Russian school shooting: Day of mourning announced to honour eight killed
People gather by the fence of School No. 175 following a shooting in Kazan, Russia. Photograph: Roman Kruchinin/AFP via Getty
Authorities in Russia have announced a day of mourning on Wednesday to honour the victims of a school shooting in Kazan that happened on Tuesday, claiming the lives of at least eight people.
Seven eighth-grade students and a teacher were killed in the incident, and 21 others were admitted to hospital, Russian officials said.
The 19-year-old gunman has been arrested, they said, and additional security measures were immediately put into place in all schools in Kazan, a city 700km east of Moscow.
Footage of the attack released by Russian media outlets showed students dressed in black and white running out of the school building. Another video depicted shattered windows, billowing smoke and sounds resembling gunshots in the background.
Dozens of ambulances lined up at the school’s entrance after the attack and police fenced off access to the building.
Russian media said while some students were able to escape, others were trapped inside during the ordeal. All students were eventually evacuated to nearby day-care centres and collected by their families.
Officials said the attacker has been arrested and police opened a criminal investigation into the shooting.
Rustam Minnikhanov, governor of the Tatarstan republic where Kazan is the capital, said: “The terrorist has been arrested, [he is] 19 years old. A firearm is registered in his name. Other accomplices haven’t been established, an investigation is under way.”
According to Tatarstan health officials, 21 people were taken to hospital with wounds after the attack, including 18 children, six of whom were in “severely grave condition”.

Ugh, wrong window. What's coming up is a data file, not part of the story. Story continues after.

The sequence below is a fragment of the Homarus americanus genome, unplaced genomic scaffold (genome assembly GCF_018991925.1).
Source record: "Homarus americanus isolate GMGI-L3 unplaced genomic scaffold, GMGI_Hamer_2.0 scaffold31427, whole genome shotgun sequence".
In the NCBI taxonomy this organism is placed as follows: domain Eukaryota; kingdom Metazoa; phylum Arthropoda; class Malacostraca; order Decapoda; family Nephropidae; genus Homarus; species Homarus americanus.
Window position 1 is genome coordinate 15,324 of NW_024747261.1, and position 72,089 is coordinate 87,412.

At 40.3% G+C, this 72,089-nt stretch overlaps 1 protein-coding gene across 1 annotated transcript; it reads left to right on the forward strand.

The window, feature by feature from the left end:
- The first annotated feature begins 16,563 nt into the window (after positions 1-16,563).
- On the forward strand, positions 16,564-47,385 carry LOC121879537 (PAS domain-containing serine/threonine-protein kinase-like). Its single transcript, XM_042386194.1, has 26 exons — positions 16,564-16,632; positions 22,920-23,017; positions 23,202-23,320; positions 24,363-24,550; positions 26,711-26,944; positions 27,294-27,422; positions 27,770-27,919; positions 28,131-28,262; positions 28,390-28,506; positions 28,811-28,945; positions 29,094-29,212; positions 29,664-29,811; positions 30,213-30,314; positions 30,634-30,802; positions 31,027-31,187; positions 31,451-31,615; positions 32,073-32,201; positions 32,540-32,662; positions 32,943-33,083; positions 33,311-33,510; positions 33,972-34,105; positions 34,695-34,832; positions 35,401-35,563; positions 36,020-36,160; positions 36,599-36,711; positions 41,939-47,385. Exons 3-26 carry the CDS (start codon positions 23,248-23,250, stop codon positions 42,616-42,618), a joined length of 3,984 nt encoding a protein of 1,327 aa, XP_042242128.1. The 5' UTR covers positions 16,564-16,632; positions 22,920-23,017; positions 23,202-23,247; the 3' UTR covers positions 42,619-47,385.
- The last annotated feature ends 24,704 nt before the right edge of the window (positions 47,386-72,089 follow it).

Russia’s state RIA Novosti news agency initially said 11 people had been killed in the Kazan shooting but later dropped that report.
While school shootings are relatively rare in Russia, there have been several violent attacks on schools in recent years, mostly by students.
Russian media said the gunman was a former student of the school who reportedly called himself “a god” on his account in the messaging app Telegram and promised to “kill a large amount of biomass” on the morning of the shooting.
The account was blocked by Telegram after the attack, independent news outlet Meduza said.
Russian legislator Alexander Khinshtein said on Telegram that the man received his gun licence less than two weeks ago. Mr Khinshtein also said the school did not have any security aside from a panic button.
Russian president Vladimir Putin expressed his condolences to the families of the victims and wished a speedy recovery to the wounded, ordering the government to give them all the necessary assistance.
Mr Putin also ordered Victor Zolotov, head of Russia’s national guard, to revise regulations on the types of weapons allowed for civilian use in light of the attack.
Russia’s emergency ministry sent a plane with doctors and medical equipment to Kazan, and two leading officials, health minister Mikhail Murashko and education minister Sergei Kravtsov, also headed to the region.
All lessons will be cancelled in Kazan schools on Wednesday for the city’s day of mourning. – Associated Press